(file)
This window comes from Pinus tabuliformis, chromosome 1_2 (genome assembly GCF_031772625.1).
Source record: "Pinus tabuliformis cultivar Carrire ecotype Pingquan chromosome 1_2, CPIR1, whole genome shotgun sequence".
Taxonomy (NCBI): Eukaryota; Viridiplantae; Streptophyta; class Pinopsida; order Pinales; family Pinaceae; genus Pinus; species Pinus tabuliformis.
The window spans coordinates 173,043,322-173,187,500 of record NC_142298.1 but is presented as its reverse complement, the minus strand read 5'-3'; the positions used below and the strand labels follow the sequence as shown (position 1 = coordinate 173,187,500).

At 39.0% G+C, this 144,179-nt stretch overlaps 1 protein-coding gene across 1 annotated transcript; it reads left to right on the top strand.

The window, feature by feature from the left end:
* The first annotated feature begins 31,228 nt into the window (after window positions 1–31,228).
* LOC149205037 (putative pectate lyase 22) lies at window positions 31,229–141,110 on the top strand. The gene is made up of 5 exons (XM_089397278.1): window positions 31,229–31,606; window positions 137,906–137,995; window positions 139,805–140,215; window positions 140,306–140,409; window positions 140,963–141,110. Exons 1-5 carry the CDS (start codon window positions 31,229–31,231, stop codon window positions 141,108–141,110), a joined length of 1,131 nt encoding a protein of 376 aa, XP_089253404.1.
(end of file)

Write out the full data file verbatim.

This window comes from Pinus tabuliformis, chromosome 1_2 (genome assembly GCF_031772625.1).
Source record: "Pinus tabuliformis cultivar Carrire ecotype Pingquan chromosome 1_2, CPIR1, whole genome shotgun sequence".
Taxonomy (NCBI): Eukaryota; Viridiplantae; Streptophyta; class Pinopsida; order Pinales; family Pinaceae; genus Pinus; species Pinus tabuliformis.
The window spans coordinates 173,043,322-173,187,500 of record NC_142298.1 but is presented as its reverse complement, the minus strand read 5'-3'; the positions used below and the strand labels follow the sequence as shown (position 1 = coordinate 173,187,500).

At 39.0% G+C, this 144,179-nt stretch overlaps 1 protein-coding gene across 1 annotated transcript; it reads left to right on the top strand.

The window, feature by feature from the left end:
* The first annotated feature begins 31,228 nt into the window (after window positions 1–31,228).
* LOC149205037 (putative pectate lyase 22) lies at window positions 31,229–141,110 on the top strand. The gene is made up of 5 exons (XM_089397278.1): window positions 31,229–31,606; window positions 137,906–137,995; window positions 139,805–140,215; window positions 140,306–140,409; window positions 140,963–141,110. Exons 1-5 carry the CDS (start codon window positions 31,229–31,231, stop codon window positions 141,108–141,110), a joined length of 1,131 nt encoding a protein of 376 aa, XP_089253404.1.